Spotify and similar access models are discouraging other forms of music purchasing – not encouraging them – according to a recently-released finding from NPD Group and NARM. In fact, access has been deemed ‘most detrimental‘ to monetization across nearly all demographic categories.
In the above slide, ‘Committed’ fans are the most dialed-in, die-hard music demographic, while ‘Casual’ and ‘Content’ represent the least dedicated. In almost every category, respondents indicated that access decreased their interest in discrete purchasing, sometimes by a very substantial margin.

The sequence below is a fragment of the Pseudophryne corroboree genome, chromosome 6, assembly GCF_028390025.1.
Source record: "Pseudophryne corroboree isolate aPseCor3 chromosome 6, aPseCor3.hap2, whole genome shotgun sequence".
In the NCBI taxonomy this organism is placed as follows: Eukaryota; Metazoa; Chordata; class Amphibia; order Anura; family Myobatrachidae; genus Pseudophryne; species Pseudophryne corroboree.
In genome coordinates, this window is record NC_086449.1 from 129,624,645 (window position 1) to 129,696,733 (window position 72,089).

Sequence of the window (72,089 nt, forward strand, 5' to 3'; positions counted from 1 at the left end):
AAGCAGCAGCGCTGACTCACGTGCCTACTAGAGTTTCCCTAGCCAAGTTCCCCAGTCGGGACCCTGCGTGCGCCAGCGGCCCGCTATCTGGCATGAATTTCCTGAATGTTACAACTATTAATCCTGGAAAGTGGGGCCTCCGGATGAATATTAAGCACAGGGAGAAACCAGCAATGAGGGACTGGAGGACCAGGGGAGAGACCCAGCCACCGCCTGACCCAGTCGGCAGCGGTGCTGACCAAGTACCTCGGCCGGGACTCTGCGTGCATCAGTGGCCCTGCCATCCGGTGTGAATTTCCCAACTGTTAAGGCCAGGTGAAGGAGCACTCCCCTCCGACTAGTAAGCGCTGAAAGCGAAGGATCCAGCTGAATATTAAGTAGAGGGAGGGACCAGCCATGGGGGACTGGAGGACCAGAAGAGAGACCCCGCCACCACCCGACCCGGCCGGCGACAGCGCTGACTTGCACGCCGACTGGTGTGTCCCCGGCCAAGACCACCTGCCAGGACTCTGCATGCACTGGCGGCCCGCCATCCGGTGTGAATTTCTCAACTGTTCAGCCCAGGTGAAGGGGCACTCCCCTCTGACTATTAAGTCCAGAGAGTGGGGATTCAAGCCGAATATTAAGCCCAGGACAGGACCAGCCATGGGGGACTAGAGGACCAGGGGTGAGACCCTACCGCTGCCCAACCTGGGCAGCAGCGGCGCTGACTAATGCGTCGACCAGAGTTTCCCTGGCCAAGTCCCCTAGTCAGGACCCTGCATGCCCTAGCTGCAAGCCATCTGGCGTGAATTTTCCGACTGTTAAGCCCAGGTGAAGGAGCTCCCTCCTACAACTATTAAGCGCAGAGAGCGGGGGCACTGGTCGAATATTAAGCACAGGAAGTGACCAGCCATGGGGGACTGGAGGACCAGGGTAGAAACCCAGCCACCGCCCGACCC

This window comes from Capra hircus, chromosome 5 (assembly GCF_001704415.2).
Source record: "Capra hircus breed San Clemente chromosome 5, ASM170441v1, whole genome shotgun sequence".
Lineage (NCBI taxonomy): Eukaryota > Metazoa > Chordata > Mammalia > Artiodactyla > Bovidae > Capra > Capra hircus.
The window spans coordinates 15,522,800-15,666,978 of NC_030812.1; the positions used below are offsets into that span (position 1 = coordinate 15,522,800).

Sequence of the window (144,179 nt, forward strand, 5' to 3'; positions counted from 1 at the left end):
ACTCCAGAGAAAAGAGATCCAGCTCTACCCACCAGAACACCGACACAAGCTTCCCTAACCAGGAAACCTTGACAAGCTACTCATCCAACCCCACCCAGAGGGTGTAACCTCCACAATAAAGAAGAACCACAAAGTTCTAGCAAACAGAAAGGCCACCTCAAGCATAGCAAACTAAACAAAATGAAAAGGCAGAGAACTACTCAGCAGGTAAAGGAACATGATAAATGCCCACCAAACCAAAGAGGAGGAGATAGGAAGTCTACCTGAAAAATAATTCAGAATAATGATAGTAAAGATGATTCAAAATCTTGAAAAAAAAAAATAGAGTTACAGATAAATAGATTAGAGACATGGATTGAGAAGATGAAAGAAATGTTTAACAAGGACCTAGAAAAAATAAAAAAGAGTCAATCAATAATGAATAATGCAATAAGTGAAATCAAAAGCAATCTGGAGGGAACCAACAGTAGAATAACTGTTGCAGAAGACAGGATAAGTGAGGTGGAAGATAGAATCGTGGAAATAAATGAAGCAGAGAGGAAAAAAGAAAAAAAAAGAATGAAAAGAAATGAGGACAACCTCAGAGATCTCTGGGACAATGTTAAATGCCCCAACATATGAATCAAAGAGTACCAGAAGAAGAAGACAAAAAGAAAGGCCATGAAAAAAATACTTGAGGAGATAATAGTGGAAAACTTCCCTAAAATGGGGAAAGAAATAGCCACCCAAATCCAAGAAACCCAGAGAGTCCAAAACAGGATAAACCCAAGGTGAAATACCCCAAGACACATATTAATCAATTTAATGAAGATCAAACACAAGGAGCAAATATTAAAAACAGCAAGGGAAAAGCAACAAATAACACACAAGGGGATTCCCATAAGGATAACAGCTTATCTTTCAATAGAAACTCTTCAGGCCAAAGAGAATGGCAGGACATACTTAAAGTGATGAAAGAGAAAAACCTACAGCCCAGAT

Here’s another question, posed to the top two most dedicated demographic groups. It clearly shows decreased interest in discrete purchases like iTunes Store downloads, while also correlating that to lowered purchasing overall (fairly or not).
The survey helps to confirm a growing fear for many labels and artists. That is, services like Spotify increase access, but also decrease spending in many situations. Which means less money from higher-returning formats like iTunes downloads, CDs, and LPs.
But free access also includes a range of other services, including YouTube, Grooveshark, and various freebie competitors. And all of these are sapping the juice out of higher-end impulse buying, once a music industry lifeblood. “New sources of listening, watching, and researching make it even easier for the average music fan to avoid taking ‘high value’ action, e.g. paying either for a CD, download, or subscription,” the researchers noted.